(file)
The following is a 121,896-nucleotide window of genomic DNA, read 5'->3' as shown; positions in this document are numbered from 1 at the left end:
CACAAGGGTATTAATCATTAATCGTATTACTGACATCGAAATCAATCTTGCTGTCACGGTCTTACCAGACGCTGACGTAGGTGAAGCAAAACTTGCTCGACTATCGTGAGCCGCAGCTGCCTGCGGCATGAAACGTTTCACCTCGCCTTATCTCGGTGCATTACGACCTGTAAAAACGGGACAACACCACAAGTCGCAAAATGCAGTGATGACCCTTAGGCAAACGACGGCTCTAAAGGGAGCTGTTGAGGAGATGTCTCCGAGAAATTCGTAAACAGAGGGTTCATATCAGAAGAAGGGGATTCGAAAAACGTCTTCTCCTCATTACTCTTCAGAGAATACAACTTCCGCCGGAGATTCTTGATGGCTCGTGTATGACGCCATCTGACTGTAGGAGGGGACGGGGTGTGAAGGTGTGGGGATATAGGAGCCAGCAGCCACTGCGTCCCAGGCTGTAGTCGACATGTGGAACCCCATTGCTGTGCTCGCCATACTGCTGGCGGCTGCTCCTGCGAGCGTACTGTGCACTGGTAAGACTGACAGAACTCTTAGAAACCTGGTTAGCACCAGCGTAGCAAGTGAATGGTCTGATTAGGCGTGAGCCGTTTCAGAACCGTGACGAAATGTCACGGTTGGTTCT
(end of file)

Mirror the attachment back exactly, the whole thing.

The following is a 121,896-nucleotide window of genomic DNA, read 5'->3' as shown; positions in this document are numbered from 1 at the left end:
CACAAGGGTATTAATCATTAATCGTATTACTGACATCGAAATCAATCTTGCTGTCACGGTCTTACCAGACGCTGACGTAGGTGAAGCAAAACTTGCTCGACTATCGTGAGCCGCAGCTGCCTGCGGCATGAAACGTTTCACCTCGCCTTATCTCGGTGCATTACGACCTGTAAAAACGGGACAACACCACAAGTCGCAAAATGCAGTGATGACCCTTAGGCAAACGACGGCTCTAAAGGGAGCTGTTGAGGAGATGTCTCCGAGAAATTCGTAAACAGAGGGTTCATATCAGAAGAAGGGGATTCGAAAAACGTCTTCTCCTCATTACTCTTCAGAGAATACAACTTCCGCCGGAGATTCTTGATGGCTCGTGTATGACGCCATCTGACTGTAGGAGGGGACGGGGTGTGAAGGTGTGGGGATATAGGAGCCAGCAGCCACTGCGTCCCAGGCTGTAGTCGACATGTGGAACCCCATTGCTGTGCTCGCCATACTGCTGGCGGCTGCTCCTGCGAGCGTACTGTGCACTGGTAAGACTGACAGAACTCTTAGAAACCTGGTTAGCACCAGCGTAGCAAGTGAATGGTCTGATTAGGCGTGAGCCGTTTCAGAACCGTGACGAAATGTCACGGTTGGTTCT